Disney’s Star Branded Platform: Let’s Talk

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In August, CEO Bob Chapek announced that Disney would be launching a Star branded platform aimed at “general entertainment”.  This, in short, means adult-oriented programming.  In the very first article I wrote for this site back in May, I discussed the different forms that Hulu could take and, towards the end of it, I pretty much nailed it.  I said that Disney would launch a service which carries no licensed content, but content from across its various divisions such as Fox, Searchlight, FX, ABC, etc.  

Though I did get the name wrong (Chapek says that Hulu has no recognition outside the US, but Star does – I disagree), the essence is the same.  In this article, I want to discuss the form I think the Star branded platform could take. 

Form I: a separate service

I think a separate service would be a huge miss for Disney.  Whilst their numbers with Hulu are great for a service that only operates in the US and Japan, it’s important to note that Hulu never began as a “Disney” service.  Because it was a joint venture between Disney, Fox, TimeWarner and NBC, a lot of existing customers signed up for that diversity of content.  Whilst obviously now the service looks different to how it did 3 years ago, Hulu’s subscriber numbers have increased steadily year-over-year.  

Also, because we know that the service won’t come under the Hulu brand, the general market probably won’t realise that a Star service is where you can find the Disney content.  

There’s also the matter of perception.  No other streaming service in the UK has a “sister” service that feeds content to it.  It gives off the impression of an incomplete service, and the UK market doesn’t have the capital to make this a viable option for Disney.  That is to say, the cost of building a platform is immense, the cost of running one is a lot higher.  If the market perceives this as an additional service, they won’t buy into it.  Most won’t, anyway.  The small amount that do, however, would not collectively possess the funds necessary to sustain this service.  

Not to mention that Chapek said the Star platform would be “fully integrated with Disney+”.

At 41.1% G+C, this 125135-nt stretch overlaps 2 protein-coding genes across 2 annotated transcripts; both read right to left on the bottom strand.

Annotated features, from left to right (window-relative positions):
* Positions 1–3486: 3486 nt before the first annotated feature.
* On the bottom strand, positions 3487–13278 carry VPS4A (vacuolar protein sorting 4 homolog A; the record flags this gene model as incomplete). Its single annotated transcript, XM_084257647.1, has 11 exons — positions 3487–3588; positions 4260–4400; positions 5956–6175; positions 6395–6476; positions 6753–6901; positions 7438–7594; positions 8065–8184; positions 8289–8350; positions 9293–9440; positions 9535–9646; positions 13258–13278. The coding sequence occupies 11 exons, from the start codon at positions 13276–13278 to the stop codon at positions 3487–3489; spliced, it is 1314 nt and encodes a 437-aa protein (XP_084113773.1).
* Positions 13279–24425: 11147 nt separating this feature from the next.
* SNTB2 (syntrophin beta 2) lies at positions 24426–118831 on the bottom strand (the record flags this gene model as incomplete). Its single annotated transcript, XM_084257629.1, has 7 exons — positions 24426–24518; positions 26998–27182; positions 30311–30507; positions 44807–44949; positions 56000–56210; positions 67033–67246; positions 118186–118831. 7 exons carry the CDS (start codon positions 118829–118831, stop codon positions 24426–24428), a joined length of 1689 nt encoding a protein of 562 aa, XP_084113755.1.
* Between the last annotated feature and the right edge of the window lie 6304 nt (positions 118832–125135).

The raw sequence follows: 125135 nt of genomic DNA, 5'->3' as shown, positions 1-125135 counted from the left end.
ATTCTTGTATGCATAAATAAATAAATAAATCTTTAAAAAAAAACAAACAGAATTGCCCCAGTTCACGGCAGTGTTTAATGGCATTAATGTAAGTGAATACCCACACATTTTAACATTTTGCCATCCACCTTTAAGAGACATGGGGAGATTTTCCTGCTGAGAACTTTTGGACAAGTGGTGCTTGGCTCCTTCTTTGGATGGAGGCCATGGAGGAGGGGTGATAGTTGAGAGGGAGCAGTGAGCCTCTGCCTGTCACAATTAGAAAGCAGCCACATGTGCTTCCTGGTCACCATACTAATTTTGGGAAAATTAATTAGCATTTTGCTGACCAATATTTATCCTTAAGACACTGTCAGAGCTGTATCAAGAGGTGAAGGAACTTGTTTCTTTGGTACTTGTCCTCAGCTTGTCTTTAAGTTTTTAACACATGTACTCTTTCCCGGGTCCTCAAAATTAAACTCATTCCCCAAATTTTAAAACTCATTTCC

Form II: a “channel” on Disney+

Similar to how we’ve got the channels on Disney+: Disney, Pixar, Marvel, Star Wars and Nat Geo, I imagine this “Star” platform to be a channel.  This is where it gets a bit more complex, so we’ll call the first one Form IIA.  

Form IIA: a “free” channel

Maybe in its infancy, this channel could be included with your Disney+ subscription.  Or, maybe they’ll launch it and announce a small increase (£1.99) after a few months.  The reason I think they could go this route is because of my favourite thing in the world: contracts.  The fact that Hulu hasn’t launched here means that things which would be on Hulu are now elsewhere.  Originals like The Handmaids Tale and Ramy are shipped to Channel 4 and StarzPlay respectively.  Shows like Futurama and LOST are on Amazon Prime.  This means that the rights to those shows are tied up in contracts for which the expiry date is not known; Disney can’t legally offer these on their own platform until the rights either expire or they’re bought out.  The result of this is that the platform will have very little to offer in terms of popular shows, and that means that it can’t really justify a price increase to your subscription to Disney+ right away.  

Incidentally, I also think that’s why Love, Victor hasn’t got an international broadcaster yet, because that’s one of the shows that Disney intends on being a launch title for its platform.